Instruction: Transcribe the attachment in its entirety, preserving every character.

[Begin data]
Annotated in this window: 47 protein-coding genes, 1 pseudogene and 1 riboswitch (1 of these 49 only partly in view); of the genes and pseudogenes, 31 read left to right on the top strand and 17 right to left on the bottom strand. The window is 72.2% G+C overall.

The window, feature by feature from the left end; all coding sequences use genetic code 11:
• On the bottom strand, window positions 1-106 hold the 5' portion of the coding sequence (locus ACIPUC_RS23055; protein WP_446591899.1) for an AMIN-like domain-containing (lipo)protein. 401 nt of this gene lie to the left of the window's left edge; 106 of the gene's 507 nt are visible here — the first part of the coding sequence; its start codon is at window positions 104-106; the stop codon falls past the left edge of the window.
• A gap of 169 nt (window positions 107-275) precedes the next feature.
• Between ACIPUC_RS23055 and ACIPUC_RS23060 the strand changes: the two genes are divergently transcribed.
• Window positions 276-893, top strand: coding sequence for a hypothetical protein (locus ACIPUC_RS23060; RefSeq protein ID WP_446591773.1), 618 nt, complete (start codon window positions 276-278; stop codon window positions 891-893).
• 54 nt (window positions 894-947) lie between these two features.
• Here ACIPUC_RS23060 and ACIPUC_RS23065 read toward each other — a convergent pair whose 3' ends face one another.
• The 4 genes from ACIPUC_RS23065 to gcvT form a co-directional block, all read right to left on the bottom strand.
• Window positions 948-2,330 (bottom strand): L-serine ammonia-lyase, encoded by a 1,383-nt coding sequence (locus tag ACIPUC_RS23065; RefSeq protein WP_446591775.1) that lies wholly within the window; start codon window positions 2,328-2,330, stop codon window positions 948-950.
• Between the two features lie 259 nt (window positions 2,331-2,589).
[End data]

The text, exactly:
Annotated in this window: 47 protein-coding genes, 1 pseudogene and 1 riboswitch (1 of these 49 only partly in view); of the genes and pseudogenes, 31 read left to right on the top strand and 17 right to left on the bottom strand. The window is 72.2% G+C overall.

The window, feature by feature from the left end; all coding sequences use genetic code 11:
• On the bottom strand, window positions 1-106 hold the 5' portion of the coding sequence (locus ACIPUC_RS23055; protein WP_446591899.1) for an AMIN-like domain-containing (lipo)protein. 401 nt of this gene lie to the left of the window's left edge; 106 of the gene's 507 nt are visible here — the first part of the coding sequence; its start codon is at window positions 104-106; the stop codon falls past the left edge of the window.
• A gap of 169 nt (window positions 107-275) precedes the next feature.
• Between ACIPUC_RS23055 and ACIPUC_RS23060 the strand changes: the two genes are divergently transcribed.
• Window positions 276-893, top strand: coding sequence for a hypothetical protein (locus ACIPUC_RS23060; RefSeq protein ID WP_446591773.1), 618 nt, complete (start codon window positions 276-278; stop codon window positions 891-893).
• 54 nt (window positions 894-947) lie between these two features.
• Here ACIPUC_RS23060 and ACIPUC_RS23065 read toward each other — a convergent pair whose 3' ends face one another.
• The 4 genes from ACIPUC_RS23065 to gcvT form a co-directional block, all read right to left on the bottom strand.
• Window positions 948-2,330 (bottom strand): L-serine ammonia-lyase, encoded by a 1,383-nt coding sequence (locus tag ACIPUC_RS23065; RefSeq protein WP_446591775.1) that lies wholly within the window; start codon window positions 2,328-2,330, stop codon window positions 948-950.
• Between the two features lie 259 nt (window positions 2,331-2,589).